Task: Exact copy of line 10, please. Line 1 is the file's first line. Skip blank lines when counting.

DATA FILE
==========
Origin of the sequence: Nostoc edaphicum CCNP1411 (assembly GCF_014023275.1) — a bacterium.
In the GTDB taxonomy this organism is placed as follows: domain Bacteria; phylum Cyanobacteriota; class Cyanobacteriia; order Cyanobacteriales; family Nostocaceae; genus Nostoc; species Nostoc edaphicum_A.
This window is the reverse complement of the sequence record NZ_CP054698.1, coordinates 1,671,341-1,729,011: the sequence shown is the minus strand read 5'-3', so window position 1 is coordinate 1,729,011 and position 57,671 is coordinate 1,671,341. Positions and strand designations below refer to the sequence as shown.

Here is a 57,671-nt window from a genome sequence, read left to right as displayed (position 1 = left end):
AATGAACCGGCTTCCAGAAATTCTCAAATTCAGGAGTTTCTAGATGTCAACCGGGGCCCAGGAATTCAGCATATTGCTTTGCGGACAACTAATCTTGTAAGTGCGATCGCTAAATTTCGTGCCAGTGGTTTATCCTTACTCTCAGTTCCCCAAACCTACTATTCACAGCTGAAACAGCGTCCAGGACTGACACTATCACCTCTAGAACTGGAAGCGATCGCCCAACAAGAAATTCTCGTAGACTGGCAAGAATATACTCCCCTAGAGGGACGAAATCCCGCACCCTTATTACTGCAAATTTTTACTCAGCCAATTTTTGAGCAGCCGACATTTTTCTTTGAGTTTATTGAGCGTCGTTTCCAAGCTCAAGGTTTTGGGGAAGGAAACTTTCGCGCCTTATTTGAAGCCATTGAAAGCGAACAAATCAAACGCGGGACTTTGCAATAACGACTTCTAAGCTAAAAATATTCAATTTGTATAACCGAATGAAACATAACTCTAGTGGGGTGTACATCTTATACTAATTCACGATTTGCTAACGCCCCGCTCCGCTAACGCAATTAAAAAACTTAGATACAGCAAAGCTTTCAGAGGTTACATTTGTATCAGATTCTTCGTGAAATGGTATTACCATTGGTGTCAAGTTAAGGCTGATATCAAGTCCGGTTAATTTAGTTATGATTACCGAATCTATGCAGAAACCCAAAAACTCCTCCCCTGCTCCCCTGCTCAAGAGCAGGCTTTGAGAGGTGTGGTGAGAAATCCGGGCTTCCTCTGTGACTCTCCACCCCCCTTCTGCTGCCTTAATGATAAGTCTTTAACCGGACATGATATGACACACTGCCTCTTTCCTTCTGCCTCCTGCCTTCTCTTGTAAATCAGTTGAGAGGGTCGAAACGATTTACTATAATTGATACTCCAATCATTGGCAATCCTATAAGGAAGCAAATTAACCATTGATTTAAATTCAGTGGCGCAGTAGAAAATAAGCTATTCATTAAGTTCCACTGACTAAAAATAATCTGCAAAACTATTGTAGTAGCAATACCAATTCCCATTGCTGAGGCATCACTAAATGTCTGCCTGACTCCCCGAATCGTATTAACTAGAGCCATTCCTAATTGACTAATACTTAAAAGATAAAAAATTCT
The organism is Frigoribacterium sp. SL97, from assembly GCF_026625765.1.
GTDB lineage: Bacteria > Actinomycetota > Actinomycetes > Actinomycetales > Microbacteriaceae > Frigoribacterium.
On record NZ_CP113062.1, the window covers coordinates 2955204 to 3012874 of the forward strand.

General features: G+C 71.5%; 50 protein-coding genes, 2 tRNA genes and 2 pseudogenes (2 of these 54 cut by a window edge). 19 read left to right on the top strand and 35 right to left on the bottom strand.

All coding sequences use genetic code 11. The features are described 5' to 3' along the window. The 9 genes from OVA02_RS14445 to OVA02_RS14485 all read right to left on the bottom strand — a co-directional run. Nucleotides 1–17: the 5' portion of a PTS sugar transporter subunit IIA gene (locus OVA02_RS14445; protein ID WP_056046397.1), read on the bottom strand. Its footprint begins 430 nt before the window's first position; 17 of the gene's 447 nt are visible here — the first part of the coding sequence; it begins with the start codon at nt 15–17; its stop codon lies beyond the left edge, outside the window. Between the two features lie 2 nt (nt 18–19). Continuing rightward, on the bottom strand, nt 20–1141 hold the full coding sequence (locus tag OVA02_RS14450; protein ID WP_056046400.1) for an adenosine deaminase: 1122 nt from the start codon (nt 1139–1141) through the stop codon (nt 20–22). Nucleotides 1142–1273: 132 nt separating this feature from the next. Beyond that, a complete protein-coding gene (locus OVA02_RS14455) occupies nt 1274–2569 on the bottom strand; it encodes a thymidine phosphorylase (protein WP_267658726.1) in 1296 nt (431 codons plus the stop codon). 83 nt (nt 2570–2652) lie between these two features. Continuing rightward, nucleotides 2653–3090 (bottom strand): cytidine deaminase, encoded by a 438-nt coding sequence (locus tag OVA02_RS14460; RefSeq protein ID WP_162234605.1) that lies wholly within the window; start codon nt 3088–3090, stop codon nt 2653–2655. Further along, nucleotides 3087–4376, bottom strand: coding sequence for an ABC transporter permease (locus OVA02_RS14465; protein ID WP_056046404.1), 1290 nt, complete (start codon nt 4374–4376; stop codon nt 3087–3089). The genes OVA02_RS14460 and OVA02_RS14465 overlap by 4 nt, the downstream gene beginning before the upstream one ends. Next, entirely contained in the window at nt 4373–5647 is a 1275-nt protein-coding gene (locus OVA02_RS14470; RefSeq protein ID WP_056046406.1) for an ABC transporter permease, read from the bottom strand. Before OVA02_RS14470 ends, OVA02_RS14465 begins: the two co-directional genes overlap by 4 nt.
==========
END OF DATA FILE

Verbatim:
All coding sequences use genetic code 11. The features are described 5' to 3' along the window. The 9 genes from OVA02_RS14445 to OVA02_RS14485 all read right to left on the bottom strand — a co-directional run. Nucleotides 1–17: the 5' portion of a PTS sugar transporter subunit IIA gene (locus OVA02_RS14445; protein ID WP_056046397.1), read on the bottom strand. Its footprint begins 430 nt before the window's first position; 17 of the gene's 447 nt are visible here — the first part of the coding sequence; it begins with the start codon at nt 15–17; its stop codon lies beyond the left edge, outside the window. Between the two features lie 2 nt (nt 18–19). Continuing rightward, on the bottom strand, nt 20–1141 hold the full coding sequence (locus tag OVA02_RS14450; protein ID WP_056046400.1) for an adenosine deaminase: 1122 nt from the start codon (nt 1139–1141) through the stop codon (nt 20–22). Nucleotides 1142–1273: 132 nt separating this feature from the next. Beyond that, a complete protein-coding gene (locus OVA02_RS14455) occupies nt 1274–2569 on the bottom strand; it encodes a thymidine phosphorylase (protein WP_267658726.1) in 1296 nt (431 codons plus the stop codon). 83 nt (nt 2570–2652) lie between these two features. Continuing rightward, nucleotides 2653–3090 (bottom strand): cytidine deaminase, encoded by a 438-nt coding sequence (locus tag OVA02_RS14460; RefSeq protein ID WP_162234605.1) that lies wholly within the window; start codon nt 3088–3090, stop codon nt 2653–2655. Further along, nucleotides 3087–4376, bottom strand: coding sequence for an ABC transporter permease (locus OVA02_RS14465; protein ID WP_056046404.1), 1290 nt, complete (start codon nt 4374–4376; stop codon nt 3087–3089). The genes OVA02_RS14460 and OVA02_RS14465 overlap by 4 nt, the downstream gene beginning before the upstream one ends. Next, entirely contained in the window at nt 4373–5647 is a 1275-nt protein-coding gene (locus OVA02_RS14470; RefSeq protein ID WP_056046406.1) for an ABC transporter permease, read from the bottom strand. Before OVA02_RS14470 ends, OVA02_RS14465 begins: the two co-directional genes overlap by 4 nt.